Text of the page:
Hockey may be a religion in Canada's Maritime Provinces, but lobsters are a living. So you can understand Glen Richards's dilemma last week. His heart told him to travel to Calgary to watch his son, Tampa Bay center Brad Richards, battle the Flames for the Stanley Cup. But Glen's head told him to man his lobster boat in Murray Harbour, a face-off dot of a fishing village on the southeast tip of Prince Edward Island, where May and June is harvesting season. "I figure the lobsters will always be there," says Glen, who flew the 3,000 miles to take in the Lightning's 3-0 loss in Game 3 last Saturday. "A chance to go to the Stanley Cup finals doesn't come around too often."
At dawn on Monday, Richards p�re was back in Murray Harbour, dragging 100-pound traps out of the Atlantic. That night Brad helped Tampa Bay inch closer to hoisting the 35-pound Cup. His first-period power-play goal in Game 4 led to a 1-0 Lightning win that sent the series back to Florida tied at two games apiece. "Usually at this time of year I'm home eating lobster and watching the playoffs on TV," Brad said after Game 3. "It's nice to be in them this year."
With top-gear speed and a sonic slap shot, Richards, 24, has the skills to complement the Lightning's other top forwards, Hart Trophy candidate Martin St. Louis and the supremely gifted Vincent Lecavalier. But even though Richards scored a career-high 79 points in the regular season, his profile remained below sea level until the postseason. Heading into Game 5 on Thursday, he has 21 playoff points, tied with St. Louis for the team lead. Seven of Richards's ten playoff goals have been game-winners, surpassing the NHL record held by the Colorado Avalanche's Joe Sakic (1996) and the Dallas Stars' Joe Nieuwendyk ('99). Tampa Bay is 30-0-2 this season when Richards scores, including 8-0 this postseason. "He reminds me of Sakic, with the way he battles," says Lightning defenseman Nolan Pratt. "In this [locker] room he's certainly not overlooked."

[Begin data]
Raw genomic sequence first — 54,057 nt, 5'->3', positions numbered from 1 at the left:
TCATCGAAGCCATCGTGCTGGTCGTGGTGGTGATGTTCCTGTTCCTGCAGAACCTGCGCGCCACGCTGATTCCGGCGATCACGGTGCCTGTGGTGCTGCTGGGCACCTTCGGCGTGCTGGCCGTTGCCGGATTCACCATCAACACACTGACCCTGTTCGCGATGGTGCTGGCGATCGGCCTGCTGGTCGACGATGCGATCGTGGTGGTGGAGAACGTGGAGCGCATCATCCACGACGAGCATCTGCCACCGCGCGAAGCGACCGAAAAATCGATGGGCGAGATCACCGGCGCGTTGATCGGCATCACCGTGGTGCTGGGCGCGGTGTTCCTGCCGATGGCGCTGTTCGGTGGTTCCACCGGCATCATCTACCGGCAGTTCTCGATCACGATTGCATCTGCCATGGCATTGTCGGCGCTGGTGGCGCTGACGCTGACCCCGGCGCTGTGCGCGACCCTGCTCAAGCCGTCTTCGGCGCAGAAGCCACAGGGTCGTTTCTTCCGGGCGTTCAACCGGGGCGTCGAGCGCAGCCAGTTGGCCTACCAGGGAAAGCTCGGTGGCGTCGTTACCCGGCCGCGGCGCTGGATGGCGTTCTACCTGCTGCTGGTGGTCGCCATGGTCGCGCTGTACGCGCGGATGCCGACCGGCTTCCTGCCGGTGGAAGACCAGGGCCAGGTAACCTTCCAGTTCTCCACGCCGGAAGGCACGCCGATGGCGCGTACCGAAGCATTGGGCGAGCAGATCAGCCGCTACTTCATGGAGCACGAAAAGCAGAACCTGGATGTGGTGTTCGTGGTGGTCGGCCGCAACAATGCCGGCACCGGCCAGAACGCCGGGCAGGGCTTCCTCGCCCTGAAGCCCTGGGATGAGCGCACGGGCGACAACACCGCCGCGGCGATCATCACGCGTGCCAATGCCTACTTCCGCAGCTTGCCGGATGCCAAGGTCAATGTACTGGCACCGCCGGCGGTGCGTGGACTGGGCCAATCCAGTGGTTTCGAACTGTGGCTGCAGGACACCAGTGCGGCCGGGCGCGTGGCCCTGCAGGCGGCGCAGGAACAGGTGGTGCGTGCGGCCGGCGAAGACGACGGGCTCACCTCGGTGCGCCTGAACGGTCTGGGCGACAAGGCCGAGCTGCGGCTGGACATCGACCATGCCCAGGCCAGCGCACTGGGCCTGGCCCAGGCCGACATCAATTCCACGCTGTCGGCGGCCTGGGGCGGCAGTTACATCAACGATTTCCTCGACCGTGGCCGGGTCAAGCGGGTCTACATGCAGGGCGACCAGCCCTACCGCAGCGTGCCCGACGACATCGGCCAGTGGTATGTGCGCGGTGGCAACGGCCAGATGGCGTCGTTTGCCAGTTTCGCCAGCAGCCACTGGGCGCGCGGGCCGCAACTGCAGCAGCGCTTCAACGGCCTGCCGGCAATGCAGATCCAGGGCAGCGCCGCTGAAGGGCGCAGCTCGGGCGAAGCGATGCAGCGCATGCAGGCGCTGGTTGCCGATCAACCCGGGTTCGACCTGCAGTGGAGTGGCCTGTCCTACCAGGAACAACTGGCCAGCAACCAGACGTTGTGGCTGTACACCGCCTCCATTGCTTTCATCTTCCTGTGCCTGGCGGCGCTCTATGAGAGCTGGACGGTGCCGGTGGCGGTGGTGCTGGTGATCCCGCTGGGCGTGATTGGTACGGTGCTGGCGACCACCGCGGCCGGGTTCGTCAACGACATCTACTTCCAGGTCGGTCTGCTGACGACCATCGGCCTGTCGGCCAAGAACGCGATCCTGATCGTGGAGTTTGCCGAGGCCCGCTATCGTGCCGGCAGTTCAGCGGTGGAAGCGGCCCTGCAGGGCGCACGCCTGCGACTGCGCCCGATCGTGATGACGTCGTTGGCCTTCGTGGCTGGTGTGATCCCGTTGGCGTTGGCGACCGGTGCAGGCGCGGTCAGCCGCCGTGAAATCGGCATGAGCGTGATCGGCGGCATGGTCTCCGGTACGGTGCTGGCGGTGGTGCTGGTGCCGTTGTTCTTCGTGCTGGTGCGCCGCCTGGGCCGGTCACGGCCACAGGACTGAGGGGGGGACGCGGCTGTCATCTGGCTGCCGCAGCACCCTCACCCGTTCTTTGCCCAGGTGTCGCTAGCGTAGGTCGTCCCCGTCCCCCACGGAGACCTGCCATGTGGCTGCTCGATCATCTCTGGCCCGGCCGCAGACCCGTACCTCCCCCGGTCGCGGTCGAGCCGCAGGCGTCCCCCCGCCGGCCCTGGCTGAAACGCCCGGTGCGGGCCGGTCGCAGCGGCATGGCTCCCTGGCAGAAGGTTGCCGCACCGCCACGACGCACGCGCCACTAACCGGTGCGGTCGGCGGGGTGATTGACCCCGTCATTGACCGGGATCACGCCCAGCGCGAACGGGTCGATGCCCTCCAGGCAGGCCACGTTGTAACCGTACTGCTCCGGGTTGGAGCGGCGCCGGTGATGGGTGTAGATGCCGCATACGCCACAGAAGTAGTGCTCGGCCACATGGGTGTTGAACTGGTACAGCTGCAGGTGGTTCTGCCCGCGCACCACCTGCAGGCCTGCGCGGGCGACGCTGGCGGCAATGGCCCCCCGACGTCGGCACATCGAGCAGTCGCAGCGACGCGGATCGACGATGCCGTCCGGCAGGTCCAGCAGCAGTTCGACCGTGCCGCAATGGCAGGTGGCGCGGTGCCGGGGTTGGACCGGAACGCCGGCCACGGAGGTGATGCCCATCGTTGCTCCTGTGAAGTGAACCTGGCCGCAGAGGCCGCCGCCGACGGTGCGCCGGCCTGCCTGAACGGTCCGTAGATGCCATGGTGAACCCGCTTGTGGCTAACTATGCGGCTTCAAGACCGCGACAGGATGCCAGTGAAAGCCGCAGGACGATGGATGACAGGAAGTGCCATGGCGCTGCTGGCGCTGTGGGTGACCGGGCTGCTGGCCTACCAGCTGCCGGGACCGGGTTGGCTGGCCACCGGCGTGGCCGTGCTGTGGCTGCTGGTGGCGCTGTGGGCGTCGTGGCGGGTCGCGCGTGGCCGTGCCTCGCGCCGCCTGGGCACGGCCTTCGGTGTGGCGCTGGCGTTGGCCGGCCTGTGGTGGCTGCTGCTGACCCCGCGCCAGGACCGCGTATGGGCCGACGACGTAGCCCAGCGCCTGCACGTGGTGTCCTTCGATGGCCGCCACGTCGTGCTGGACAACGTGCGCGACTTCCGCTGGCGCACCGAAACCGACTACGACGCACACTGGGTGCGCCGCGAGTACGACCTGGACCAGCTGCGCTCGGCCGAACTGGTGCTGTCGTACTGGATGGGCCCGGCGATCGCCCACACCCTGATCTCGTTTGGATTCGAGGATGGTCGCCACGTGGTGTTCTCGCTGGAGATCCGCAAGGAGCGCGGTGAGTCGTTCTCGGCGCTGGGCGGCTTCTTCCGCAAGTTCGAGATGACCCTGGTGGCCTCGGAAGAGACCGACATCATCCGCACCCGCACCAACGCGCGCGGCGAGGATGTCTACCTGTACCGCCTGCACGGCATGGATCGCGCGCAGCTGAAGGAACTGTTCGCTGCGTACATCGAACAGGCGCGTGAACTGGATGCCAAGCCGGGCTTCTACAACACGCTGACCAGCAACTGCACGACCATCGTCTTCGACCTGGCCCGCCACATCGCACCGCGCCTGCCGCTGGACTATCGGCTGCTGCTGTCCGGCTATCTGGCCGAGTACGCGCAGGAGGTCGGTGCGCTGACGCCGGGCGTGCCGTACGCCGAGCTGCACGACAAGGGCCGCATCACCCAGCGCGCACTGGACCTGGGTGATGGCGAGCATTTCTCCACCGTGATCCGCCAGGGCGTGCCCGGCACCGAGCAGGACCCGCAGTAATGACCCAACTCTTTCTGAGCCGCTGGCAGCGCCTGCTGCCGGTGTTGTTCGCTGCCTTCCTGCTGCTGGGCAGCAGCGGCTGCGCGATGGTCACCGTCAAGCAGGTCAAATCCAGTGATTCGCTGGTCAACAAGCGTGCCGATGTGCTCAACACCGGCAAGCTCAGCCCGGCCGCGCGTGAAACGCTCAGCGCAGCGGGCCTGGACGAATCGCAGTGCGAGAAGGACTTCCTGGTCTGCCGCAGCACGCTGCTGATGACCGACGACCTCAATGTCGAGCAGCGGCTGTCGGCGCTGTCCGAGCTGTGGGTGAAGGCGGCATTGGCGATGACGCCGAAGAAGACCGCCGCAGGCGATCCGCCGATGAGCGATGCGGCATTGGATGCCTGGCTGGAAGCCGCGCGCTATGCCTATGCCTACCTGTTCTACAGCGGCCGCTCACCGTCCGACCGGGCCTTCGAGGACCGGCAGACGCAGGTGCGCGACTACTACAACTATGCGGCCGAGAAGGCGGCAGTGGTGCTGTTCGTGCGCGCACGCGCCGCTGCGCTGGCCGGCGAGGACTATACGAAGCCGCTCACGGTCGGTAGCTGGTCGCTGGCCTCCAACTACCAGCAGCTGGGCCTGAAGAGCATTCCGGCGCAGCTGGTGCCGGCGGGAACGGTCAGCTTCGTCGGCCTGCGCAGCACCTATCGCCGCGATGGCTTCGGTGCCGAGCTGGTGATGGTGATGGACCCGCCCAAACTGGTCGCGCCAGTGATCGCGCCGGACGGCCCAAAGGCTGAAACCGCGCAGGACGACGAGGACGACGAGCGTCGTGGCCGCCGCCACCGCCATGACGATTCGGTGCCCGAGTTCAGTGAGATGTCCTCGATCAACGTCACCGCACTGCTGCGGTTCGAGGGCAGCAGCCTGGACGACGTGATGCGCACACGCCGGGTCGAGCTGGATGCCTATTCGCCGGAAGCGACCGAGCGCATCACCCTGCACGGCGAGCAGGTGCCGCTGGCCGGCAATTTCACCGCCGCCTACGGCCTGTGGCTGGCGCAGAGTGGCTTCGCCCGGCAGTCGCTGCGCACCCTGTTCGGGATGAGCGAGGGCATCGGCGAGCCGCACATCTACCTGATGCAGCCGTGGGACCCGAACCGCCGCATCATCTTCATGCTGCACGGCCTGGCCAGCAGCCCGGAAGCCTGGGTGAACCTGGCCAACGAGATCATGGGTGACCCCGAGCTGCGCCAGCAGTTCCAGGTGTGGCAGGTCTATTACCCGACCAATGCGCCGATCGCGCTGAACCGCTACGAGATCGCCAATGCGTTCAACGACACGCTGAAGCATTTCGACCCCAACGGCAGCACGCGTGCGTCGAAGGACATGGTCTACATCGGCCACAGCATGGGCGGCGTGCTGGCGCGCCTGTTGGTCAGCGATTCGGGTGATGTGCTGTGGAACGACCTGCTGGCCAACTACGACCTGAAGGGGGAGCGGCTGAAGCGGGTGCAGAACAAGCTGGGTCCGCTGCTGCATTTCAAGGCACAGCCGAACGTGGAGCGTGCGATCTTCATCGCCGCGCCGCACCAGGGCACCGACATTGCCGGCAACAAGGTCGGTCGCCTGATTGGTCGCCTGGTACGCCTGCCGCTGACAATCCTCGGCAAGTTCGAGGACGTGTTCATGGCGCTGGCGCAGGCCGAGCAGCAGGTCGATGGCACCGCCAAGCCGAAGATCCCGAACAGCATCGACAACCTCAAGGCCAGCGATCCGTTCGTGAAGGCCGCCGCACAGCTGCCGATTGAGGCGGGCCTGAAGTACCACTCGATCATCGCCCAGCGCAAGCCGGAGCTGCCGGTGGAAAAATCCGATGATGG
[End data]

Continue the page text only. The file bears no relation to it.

Richards's reputation, or lack of one, wasn't enhanced by his flameout in last year's playoffs, when he failed to score in II games and Tampa Bay was eliminated in the second round. The weak performance underlined what Lightning coach John Tortorella had long said: The 6'1", 194-pound Richards needed more sand in his game. Last Dec. 23 Tortorella—who expects gritty play from everyone on his team—hauled Richards into his office between periods of a game in Boston and chewed him out for failing to block a shot in the defensive zone.
That same night Tortorella benched Lecavalier, and while the coach and the star engaged in a public spat in the ensuing weeks, Richards—who says he was "embarrassed" by his dressing-down—quietly remade his game. He dropped anchor in high-traffic areas in front of the net and began clawing through checks to gain and keep the puck. Twenty of his 26 goals came after Jan. 1. "Richie has the tools to make great plays," says Lightning associate coach Craig Ramsay. "He had to understand the price you have to pay to make them."
Richards potted the decisive goal in Tampa Bay's 4-1 victory in Game 2 of the finals when he crashed the net and swept a loose puck past the Flames' Miikka Kiprusoff. Later he tangled with Chris Clark in Kiprusoff's crease. If the Lightning wins the series, champagne isn't all that will fill the Cup when it visits Murray Harbour this summer. As Glen Richards mused on Saturday, "A nice big lobster would fit in there perfectly."